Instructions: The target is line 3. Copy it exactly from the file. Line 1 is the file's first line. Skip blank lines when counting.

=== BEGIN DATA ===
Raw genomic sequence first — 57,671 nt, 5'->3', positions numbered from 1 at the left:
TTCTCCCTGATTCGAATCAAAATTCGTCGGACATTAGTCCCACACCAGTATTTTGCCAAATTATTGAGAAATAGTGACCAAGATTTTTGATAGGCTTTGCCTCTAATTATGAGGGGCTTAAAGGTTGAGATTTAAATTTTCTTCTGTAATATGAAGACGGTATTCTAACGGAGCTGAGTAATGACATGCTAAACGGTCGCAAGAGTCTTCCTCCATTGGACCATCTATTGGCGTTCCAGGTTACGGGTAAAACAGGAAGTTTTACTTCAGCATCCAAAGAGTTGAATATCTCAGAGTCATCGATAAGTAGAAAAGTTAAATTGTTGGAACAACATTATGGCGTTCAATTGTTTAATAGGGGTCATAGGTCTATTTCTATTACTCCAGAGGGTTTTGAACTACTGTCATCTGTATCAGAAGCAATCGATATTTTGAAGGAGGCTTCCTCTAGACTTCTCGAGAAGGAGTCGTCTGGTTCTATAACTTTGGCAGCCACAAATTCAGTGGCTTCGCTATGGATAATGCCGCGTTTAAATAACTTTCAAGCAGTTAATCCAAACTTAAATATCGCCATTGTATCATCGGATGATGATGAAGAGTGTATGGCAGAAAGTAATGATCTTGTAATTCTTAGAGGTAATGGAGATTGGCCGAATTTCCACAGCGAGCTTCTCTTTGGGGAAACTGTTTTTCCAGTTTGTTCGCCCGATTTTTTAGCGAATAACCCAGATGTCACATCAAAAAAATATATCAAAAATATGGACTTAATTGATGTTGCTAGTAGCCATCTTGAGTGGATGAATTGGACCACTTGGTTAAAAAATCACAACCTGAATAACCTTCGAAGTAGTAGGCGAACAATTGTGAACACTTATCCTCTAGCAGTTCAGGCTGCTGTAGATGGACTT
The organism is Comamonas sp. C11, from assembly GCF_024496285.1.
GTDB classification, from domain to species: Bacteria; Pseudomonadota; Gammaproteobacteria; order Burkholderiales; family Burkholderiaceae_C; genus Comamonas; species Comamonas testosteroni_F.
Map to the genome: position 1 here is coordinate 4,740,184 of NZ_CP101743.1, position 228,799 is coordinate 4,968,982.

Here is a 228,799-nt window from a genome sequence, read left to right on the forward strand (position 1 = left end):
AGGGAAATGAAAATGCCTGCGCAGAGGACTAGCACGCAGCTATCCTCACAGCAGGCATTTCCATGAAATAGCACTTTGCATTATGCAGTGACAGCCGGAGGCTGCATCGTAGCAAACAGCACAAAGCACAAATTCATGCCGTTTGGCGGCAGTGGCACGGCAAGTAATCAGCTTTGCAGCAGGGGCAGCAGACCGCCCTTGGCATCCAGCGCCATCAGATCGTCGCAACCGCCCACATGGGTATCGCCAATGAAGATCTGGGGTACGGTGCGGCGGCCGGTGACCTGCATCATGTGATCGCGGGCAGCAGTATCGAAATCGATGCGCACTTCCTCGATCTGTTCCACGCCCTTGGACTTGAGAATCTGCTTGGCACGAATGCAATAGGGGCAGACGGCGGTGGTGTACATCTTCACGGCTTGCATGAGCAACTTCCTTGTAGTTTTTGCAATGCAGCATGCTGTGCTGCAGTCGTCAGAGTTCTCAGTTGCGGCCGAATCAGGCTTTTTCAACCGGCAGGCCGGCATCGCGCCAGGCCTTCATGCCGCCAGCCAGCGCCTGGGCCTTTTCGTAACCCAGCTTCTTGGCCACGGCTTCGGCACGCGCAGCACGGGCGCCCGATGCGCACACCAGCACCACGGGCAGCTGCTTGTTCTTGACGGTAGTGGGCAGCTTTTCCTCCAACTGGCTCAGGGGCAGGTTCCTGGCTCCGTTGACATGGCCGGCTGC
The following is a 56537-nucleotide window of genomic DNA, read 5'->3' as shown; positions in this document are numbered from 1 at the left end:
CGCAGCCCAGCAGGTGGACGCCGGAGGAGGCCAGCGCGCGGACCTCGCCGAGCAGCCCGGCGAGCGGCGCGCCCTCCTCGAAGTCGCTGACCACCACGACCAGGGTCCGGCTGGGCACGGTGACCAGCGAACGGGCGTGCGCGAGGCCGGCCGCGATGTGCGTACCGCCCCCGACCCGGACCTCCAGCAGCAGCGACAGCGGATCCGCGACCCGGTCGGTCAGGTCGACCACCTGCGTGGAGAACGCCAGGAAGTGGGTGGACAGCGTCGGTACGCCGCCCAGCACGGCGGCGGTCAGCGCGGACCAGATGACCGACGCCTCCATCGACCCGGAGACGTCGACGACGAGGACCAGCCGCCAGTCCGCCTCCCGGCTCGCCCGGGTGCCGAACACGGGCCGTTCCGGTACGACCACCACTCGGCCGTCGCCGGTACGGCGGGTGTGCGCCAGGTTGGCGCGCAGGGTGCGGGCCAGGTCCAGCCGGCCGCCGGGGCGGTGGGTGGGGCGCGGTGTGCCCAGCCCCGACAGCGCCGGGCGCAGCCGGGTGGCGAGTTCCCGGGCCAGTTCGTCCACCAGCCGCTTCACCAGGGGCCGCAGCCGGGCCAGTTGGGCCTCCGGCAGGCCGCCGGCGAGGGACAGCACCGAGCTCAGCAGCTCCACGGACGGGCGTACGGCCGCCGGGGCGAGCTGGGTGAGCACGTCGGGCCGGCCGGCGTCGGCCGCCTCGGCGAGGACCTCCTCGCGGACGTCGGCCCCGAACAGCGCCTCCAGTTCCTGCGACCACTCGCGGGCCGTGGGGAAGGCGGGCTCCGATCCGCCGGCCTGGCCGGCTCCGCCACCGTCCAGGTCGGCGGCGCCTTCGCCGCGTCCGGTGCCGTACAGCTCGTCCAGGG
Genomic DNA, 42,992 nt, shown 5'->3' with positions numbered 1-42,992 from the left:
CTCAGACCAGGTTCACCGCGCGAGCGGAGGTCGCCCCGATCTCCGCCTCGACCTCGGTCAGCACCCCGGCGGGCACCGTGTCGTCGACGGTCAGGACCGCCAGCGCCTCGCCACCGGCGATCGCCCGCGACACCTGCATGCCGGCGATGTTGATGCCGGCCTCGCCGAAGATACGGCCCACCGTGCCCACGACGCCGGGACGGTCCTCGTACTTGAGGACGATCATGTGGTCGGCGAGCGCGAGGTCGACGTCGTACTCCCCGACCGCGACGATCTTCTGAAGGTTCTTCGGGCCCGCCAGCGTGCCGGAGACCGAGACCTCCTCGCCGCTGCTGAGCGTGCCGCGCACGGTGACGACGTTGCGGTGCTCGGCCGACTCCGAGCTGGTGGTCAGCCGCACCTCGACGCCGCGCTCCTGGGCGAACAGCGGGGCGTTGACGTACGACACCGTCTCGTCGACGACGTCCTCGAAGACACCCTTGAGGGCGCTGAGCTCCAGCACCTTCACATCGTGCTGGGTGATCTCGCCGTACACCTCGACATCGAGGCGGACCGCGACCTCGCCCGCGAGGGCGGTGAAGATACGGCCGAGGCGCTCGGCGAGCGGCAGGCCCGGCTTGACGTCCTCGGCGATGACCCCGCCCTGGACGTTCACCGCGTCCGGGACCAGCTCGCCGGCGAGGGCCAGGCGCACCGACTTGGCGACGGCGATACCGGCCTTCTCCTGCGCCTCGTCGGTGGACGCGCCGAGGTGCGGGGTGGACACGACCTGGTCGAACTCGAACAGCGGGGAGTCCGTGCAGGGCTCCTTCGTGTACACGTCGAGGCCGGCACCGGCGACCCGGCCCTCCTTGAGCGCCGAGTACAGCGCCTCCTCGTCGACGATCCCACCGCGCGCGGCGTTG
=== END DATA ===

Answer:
The organism is Comamonas sp. C11, from assembly GCF_024496285.1.